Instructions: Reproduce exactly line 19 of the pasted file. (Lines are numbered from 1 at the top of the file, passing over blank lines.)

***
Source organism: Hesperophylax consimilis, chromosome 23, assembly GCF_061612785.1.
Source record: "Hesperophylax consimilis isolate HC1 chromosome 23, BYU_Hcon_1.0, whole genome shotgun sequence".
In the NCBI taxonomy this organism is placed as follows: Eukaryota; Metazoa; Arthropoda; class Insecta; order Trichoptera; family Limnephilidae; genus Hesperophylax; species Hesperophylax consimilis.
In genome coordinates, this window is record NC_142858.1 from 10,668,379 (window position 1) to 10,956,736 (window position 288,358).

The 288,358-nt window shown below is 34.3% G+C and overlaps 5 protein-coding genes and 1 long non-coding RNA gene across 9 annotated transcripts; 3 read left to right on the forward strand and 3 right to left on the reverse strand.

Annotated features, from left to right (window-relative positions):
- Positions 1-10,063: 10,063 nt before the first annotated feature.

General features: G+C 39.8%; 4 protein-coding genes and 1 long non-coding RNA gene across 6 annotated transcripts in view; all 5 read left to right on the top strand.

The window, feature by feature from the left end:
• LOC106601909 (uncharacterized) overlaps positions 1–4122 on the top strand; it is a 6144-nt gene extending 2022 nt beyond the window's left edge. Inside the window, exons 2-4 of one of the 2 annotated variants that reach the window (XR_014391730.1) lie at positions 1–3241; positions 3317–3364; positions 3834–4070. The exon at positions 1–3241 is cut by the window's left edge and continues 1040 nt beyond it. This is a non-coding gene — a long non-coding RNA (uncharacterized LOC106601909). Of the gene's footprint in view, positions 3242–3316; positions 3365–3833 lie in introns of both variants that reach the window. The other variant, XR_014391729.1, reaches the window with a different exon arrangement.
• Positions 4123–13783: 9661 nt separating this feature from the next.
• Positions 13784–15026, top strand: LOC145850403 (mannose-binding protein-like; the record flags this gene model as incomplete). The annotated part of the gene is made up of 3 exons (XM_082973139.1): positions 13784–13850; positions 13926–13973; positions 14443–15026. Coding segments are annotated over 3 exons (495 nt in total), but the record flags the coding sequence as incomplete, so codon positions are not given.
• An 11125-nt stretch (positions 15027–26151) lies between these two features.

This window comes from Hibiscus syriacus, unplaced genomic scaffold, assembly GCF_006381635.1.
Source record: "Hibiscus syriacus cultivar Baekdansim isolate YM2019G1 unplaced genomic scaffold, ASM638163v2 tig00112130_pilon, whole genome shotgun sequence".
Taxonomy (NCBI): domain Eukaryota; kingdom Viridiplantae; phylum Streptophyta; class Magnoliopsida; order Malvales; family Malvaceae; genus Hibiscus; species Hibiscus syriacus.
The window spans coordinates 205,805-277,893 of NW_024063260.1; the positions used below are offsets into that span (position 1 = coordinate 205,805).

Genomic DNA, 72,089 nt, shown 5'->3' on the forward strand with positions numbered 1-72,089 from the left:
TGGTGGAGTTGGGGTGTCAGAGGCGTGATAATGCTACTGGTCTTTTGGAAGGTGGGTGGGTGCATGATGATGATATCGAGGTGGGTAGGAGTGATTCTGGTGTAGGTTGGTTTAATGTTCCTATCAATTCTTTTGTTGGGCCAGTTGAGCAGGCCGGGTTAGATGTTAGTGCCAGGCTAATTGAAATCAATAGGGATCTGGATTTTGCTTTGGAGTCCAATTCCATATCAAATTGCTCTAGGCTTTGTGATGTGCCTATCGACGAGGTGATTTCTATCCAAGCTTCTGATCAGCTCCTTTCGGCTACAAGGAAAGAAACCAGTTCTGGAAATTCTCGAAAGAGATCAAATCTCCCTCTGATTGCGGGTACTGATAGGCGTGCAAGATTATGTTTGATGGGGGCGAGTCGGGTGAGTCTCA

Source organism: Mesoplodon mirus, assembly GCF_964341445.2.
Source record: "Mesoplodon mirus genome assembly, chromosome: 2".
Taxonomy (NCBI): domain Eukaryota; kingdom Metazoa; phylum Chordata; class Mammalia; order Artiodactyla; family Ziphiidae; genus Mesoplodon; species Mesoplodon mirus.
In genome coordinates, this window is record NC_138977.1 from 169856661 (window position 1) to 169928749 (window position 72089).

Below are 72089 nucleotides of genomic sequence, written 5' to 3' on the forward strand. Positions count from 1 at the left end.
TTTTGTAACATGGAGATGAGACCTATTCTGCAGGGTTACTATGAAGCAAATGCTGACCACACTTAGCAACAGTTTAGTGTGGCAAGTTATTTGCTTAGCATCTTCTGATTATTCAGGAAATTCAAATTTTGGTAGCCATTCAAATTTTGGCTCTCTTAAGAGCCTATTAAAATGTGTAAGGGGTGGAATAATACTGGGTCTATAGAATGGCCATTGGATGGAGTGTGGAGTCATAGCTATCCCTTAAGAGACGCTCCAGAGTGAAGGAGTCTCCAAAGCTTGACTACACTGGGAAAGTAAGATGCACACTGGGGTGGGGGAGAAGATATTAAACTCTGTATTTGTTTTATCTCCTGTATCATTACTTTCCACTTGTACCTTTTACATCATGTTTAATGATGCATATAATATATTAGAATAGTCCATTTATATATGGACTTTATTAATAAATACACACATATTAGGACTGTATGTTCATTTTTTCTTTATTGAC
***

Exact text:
TGGTGGAGTTGGGGTGTCAGAGGCGTGATAATGCTACTGGTCTTTTGGAAGGTGGGTGGGTGCATGATGATGATATCGAGGTGGGTAGGAGTGATTCTGGTGTAGGTTGGTTTAATGTTCCTATCAATTCTTTTGTTGGGCCAGTTGAGCAGGCCGGGTTAGATGTTAGTGCCAGGCTAATTGAAATCAATAGGGATCTGGATTTTGCTTTGGAGTCCAATTCCATATCAAATTGCTCTAGGCTTTGTGATGTGCCTATCGACGAGGTGATTTCTATCCAAGCTTCTGATCAGCTCCTTTCGGCTACAAGGAAAGAAACCAGTTCTGGAAATTCTCGAAAGAGATCAAATCTCCCTCTGATTGCGGGTACTGATAGGCGTGCAAGATTATGTTTGATGGGGGCGAGTCGGGTGAGTCTCA